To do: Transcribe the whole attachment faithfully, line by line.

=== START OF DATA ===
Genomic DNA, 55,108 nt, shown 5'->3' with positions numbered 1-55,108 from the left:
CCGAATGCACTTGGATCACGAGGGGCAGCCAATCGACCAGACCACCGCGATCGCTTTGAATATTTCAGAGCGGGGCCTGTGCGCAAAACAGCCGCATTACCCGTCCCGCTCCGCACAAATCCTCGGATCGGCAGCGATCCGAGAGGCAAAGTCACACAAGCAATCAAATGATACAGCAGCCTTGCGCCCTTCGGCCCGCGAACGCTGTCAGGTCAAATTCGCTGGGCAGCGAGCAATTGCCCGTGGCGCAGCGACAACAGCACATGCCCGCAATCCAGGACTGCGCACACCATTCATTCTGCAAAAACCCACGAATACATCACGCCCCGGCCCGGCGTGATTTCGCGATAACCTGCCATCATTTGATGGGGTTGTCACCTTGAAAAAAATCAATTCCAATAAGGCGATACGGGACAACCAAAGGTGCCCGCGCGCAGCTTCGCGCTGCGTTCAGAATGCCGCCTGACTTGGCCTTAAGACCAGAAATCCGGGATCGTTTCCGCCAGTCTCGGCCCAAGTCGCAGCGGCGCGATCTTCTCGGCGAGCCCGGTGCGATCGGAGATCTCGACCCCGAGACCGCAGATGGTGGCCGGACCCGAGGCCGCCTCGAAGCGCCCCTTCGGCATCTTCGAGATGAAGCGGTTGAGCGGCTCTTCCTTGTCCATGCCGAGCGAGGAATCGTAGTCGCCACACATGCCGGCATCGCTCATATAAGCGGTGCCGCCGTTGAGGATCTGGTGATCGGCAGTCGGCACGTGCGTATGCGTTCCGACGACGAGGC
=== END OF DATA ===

Genomic DNA, 55,108 nt, shown 5'->3' with positions numbered 1-55,108 from the left:
CCGAATGCACTTGGATCACGAGGGGCAGCCAATCGACCAGACCACCGCGATCGCTTTGAATATTTCAGAGCGGGGCCTGTGCGCAAAACAGCCGCATTACCCGTCCCGCTCCGCACAAATCCTCGGATCGGCAGCGATCCGAGAGGCAAAGTCACACAAGCAATCAAATGATACAGCAGCCTTGCGCCCTTCGGCCCGCGAACGCTGTCAGGTCAAATTCGCTGGGCAGCGAGCAATTGCCCGTGGCGCAGCGACAACAGCACATGCCCGCAATCCAGGACTGCGCACACCATTCATTCTGCAAAAACCCACGAATACATCACGCCCCGGCCCGGCGTGATTTCGCGATAACCTGCCATCATTTGATGGGGTTGTCACCTTGAAAAAAATCAATTCCAATAAGGCGATACGGGACAACCAAAGGTGCCCGCGCGCAGCTTCGCGCTGCGTTCAGAATGCCGCCTGACTTGGCCTTAAGACCAGAAATCCGGGATCGTTTCCGCCAGTCTCGGCCCAAGTCGCAGCGGCGCGATCTTCTCGGCGAGCCCGGTGCGATCGGAGATCTCGACCCCGAGACCGCAGATGGTGGCCGGACCCGAGGCCGCCTCGAAGCGCCCCTTCGGCATCTTCGAGATGAAGCGGTTGAGCGGCTCTTCCTTGTCCATGCCGAGCGAGGAATCGTAGTCGCCACACATGCCGGCATCGCTCATATAAGCGGTGCCGCCGTTGAGGATCTGGTGATCGGCAGTCGGCACGTGCGTATGCGTTCCGACGACGAGGC